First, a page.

Grant Morrison is known as the great comic book chaos shaman, the guy who’s more willing to tear down the fabric of comic book reality than anyone else working in mainstream superhero stories. But before he got trippy with Doom Patrol, Arkham Asylum, The Invisibles and Final Crisis, he made his mainstream comics debut with one of DC’s lesser known characters: Animal Man. Though it was never a blockbuster, it did establish Morrison as an inventive new force in superhero books, and remains today one of the most exciting pieces of work produced at DC Comics in the 1980s.
The concept of Animal Man is so conveniently simple and yet so diverse that it’s a shame he’s not a more prominent hero. Buddy Baker is just a regular guy who has the power to absorb the abilities of any animal – the leaping ability of a grasshopper, the flight of an eagle, the strength of an ant, the resilience of a rhino. Different writers have offered different interpretations of exactly how this all works out for Buddy, but as Morrison introduces him, he’s between jobs and thinking about becoming a full-time superhero again.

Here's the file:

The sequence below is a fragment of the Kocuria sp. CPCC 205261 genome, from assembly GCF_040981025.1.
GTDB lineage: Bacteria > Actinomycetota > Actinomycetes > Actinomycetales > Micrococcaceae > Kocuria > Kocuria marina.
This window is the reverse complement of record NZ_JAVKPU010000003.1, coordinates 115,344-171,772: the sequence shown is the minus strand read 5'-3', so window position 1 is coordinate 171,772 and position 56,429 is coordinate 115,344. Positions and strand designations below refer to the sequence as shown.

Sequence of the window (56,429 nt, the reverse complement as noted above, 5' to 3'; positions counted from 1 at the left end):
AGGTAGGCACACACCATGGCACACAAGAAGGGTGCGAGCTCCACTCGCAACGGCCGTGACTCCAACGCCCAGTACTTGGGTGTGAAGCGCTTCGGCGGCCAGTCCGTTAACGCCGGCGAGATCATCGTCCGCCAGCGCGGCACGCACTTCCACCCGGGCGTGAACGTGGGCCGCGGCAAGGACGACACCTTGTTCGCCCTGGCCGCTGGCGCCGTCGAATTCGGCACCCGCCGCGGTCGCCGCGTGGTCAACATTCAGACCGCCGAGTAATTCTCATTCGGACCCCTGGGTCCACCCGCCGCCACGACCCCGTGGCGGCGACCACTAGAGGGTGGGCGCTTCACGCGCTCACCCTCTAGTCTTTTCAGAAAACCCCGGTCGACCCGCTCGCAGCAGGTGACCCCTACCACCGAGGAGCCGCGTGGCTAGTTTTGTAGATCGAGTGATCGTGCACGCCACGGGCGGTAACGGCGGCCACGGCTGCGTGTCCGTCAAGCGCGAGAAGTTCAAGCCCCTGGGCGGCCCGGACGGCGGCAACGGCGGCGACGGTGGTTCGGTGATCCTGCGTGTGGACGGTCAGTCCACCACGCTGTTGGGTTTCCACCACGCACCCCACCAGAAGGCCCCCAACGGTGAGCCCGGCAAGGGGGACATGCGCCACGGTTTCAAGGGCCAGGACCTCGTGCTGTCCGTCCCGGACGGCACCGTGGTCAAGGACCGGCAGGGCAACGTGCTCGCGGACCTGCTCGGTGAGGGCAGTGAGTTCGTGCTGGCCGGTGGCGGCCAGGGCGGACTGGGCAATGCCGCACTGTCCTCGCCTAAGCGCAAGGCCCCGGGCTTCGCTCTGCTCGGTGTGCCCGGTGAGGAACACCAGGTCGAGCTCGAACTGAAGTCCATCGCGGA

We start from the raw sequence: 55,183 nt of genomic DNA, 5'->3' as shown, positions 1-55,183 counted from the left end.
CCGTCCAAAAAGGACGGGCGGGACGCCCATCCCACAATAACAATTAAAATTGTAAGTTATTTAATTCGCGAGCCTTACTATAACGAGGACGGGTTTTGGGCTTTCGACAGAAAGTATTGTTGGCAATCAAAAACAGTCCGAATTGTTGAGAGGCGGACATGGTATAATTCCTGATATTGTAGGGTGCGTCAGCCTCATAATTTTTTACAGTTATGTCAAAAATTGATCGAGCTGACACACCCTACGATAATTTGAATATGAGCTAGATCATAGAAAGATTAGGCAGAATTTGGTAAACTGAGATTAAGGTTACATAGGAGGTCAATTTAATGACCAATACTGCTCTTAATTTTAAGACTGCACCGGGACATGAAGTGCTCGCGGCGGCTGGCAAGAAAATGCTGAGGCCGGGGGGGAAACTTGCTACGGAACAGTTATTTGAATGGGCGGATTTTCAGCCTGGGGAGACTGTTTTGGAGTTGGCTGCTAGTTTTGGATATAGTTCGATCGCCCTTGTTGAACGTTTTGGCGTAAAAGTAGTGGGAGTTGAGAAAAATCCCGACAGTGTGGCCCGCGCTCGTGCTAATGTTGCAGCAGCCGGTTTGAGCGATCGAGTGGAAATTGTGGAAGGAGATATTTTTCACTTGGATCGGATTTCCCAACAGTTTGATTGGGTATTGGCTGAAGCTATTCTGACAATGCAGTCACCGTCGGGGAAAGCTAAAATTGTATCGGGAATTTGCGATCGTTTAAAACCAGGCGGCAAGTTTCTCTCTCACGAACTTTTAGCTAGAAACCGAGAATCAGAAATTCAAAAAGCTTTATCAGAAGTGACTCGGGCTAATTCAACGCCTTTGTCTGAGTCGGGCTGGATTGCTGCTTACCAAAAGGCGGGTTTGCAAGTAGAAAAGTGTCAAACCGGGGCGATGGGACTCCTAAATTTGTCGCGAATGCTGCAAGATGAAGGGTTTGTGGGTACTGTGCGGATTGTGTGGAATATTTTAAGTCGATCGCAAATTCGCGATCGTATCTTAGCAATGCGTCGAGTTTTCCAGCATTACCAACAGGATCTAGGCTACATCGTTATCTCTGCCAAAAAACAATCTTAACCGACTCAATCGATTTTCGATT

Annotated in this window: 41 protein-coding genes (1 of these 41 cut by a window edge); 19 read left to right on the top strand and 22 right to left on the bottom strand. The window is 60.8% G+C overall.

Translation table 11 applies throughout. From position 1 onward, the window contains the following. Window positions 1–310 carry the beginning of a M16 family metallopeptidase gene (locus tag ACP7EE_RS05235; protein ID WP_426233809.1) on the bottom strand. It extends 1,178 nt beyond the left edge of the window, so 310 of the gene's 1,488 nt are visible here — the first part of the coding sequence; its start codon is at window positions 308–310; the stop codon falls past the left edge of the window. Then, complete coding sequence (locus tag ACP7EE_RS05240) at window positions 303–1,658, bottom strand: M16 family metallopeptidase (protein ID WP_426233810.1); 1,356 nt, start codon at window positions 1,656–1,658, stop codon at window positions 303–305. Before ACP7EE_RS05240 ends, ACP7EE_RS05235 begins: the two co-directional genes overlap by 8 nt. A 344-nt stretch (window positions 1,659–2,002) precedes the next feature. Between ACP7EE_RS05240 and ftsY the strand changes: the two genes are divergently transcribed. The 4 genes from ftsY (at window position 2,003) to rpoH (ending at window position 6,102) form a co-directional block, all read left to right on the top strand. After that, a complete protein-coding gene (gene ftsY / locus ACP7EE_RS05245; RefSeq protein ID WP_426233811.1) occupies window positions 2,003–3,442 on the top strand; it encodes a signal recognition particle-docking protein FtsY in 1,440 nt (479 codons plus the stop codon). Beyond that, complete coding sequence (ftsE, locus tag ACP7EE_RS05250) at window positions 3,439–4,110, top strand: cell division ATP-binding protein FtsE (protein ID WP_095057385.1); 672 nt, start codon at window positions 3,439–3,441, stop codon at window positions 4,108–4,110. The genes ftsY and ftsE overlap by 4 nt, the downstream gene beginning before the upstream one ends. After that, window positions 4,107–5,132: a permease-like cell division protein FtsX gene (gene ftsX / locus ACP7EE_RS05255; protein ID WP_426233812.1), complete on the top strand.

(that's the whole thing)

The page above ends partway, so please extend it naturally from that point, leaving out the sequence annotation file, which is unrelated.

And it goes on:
Morrison began his Animal Man run with his own spin on the superheroes in real life tradition that was so en vogue in the ’80s. Alan Moore had taken superheroes and made them people with problems, and readers were crying for more. But if Morrison is anything, he’s an original, and he’s idea of a superhero living a real life manages to be surreal even when it’s not trying. Buddy has a comforting and serene domestic life. He loves his wife Ellen, he accepts drawings from his kids, he helps the neighbors rescue cats from trees. And then the villains show up, and things start changing.
By the end of Morrison’s Animal Man tenure, things get so trippy that he even appears on the page himself as a character. But here, in the beginning, it’s a very straightforward superhero comic that seems to promise much more. Even in these early pages you can see what Morrison will become: a writer who thrives on playing with conventions to suit his own needs. Animal #1 is a master class on how to start a series, how to sow the seeds of bigger themes and how to take a minor character and make him something more.